No place to dump infectious wastes

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THE Philippines doesn’t have an appropriate place to dump 5,000 tons of medical wastes generated on a monthly basis from the time coronavirus hit the country.

Instead, garbage of this type have been dumped in sanitary landfills and handled by inadequately-equipped solid waste management personnel whose health are compromised amid a highly-infectious virus that has preyed on no less than 224,000 Filipinos as of this posting.

No less than the Department of Environment and Natural Resources (DENR) has released the data hinting on what appears to be a general practice among health care institutions which have been merging medical wastes to other garbage for repository to government-designated sanitary landfills.

Pathogen-Loaded Wastes Surgical masks, personal protective ward robes, COVID-19 swab sticks, syringes, glass slides, empty blood packs, consumed dextrose canisters, tissues, cotton, napkins, clothes from patients who succumbed to the infectious disease, rapid and PCR test kits form part of the regular garbage which have been collected and dumped in open-pit dumps, landfills and even on the streets and waterways.

DENR said that these infectious wastes are believed to be harboring pathogens exposing virus to anyone who may have touched or gone close to it. Aside from human infections, DENR hinted on the possibility of clogging rivers and possibly be carried by the current and end up in the seas where it dissolves into micro-plastics, posing danger of altering marine eco-system.

In separately issued statements, at least four environmental advocacy groups expressed concern over the possibility of contracting the dreaded coronavirus from discarded masks adding that proper disposal of medical wastes, which include protective gears, would significantly minimize spreading of the virus in the same manner that it would prevent harm to the environment. Prominent environment groups including Greenpeace International and Oceana Philippines, earlier said that disposal of medical wastes has become a major problem since the onset of the pandemic in the Philippines.

DENR hazardous waste management division Chief Geri Sañez himself admitted that the government faces a big challenge over the infectious wastes which have been mixed with other garbage.

Interestingly, the DENR don’t seem to have any appropriate trash dump exclusively catering to hazardous, infectious waste. Back in the early to mid-90s, Filipino entrepreneur Rene Valerio tried to put up a medical waste facility in San Mateo, Rizal.

Valerio who was them closely working with local environmental experts, including Metodio Palaypay, urged the government to seriously consider putting up a separate solid waste management facility that would exclusively address the concern on the extremely hazardous and infectious medical wastes.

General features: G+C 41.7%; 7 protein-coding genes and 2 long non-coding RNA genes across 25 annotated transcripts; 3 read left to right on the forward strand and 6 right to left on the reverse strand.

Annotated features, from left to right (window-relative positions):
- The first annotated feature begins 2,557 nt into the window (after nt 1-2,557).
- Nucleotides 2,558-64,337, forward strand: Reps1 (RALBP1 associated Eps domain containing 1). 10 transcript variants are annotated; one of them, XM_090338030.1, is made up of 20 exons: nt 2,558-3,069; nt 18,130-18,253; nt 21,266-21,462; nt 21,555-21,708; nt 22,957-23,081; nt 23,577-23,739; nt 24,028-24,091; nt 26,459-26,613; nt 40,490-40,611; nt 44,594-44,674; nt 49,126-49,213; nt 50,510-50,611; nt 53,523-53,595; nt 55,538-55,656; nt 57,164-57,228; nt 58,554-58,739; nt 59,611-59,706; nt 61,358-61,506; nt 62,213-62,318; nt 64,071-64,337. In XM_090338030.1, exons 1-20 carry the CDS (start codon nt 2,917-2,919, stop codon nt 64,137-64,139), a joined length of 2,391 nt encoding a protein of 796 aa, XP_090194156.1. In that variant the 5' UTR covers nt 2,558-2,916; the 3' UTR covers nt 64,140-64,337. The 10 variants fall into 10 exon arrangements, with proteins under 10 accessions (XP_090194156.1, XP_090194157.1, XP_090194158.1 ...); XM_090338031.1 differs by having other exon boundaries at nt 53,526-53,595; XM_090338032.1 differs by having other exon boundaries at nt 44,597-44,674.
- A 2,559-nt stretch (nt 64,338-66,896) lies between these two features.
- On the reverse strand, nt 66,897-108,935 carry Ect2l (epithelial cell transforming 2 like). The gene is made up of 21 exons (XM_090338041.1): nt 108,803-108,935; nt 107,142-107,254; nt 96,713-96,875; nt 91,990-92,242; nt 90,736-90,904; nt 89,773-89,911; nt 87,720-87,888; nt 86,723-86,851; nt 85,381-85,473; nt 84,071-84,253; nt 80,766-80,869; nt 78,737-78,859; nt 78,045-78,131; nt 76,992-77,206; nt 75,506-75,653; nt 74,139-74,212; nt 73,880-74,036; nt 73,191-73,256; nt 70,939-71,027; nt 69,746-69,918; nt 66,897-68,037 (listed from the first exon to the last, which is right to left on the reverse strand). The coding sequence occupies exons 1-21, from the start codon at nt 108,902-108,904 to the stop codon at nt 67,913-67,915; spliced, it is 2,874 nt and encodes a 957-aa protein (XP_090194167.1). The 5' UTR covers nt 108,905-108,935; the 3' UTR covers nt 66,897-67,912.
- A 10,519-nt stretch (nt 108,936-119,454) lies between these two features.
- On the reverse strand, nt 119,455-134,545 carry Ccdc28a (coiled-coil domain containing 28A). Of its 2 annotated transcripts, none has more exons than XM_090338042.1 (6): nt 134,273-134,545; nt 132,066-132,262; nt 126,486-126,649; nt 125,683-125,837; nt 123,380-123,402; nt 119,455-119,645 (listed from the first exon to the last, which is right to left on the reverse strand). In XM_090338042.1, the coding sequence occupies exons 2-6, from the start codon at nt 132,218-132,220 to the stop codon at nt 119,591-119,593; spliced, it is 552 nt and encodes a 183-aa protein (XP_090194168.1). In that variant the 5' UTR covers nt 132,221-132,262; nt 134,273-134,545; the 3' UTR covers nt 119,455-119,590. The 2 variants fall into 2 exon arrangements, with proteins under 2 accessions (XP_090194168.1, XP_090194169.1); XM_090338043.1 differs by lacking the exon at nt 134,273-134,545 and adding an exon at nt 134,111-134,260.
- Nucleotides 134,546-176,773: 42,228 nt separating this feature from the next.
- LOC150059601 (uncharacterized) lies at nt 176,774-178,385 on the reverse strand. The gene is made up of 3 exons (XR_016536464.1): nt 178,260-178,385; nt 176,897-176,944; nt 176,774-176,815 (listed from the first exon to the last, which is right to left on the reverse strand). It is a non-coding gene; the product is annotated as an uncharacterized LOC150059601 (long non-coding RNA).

Part of the solution Valerio was offering then was his technology that would transform the hazardous and infectious medical wastes into paint solutions which he aptly demonstrated in a facility he owns in Barangay Maly in San Mateo, Rizal. Instead of considering, the local government shut it down.

Two laws — Republic Act No. 6969 and Republic Act No. 9003, prescribe guidelines for hazardous waste management, which includes the need to segregate and isolate the medical wastes for at least three days before disposing of them.

Unfortunately, medical wastes from households go the streets, sidewalks and waterways. Medical wastes from the hospitals go to the regular dumpsites where garbage collectors are told to bring them.

For the hospitals, RA 6969 and 9003 both underscore the need to first disinfect their infectious wastes, using autoclave, alkaline hydrolysis or microwave treatment, before throwing them out for garbage collection.

In Cavite, most hospitals take their medical wastes to landfills in Metro Clark in Tarlac and Cleanway in Silang, Cavite. For those who can’t afford the high-cost of handling fees, they go to municipal landfills. Metro Manila hospitals end up in a landfill in Montalban, Rizal.

With most of these reposities closing saturation, chances of another crisis looms. More than the garbage crisis, the health and safety of some 108 million Filipinos is again being compromised.
There’s nothing political in this issue but it does need political will ASAP. 

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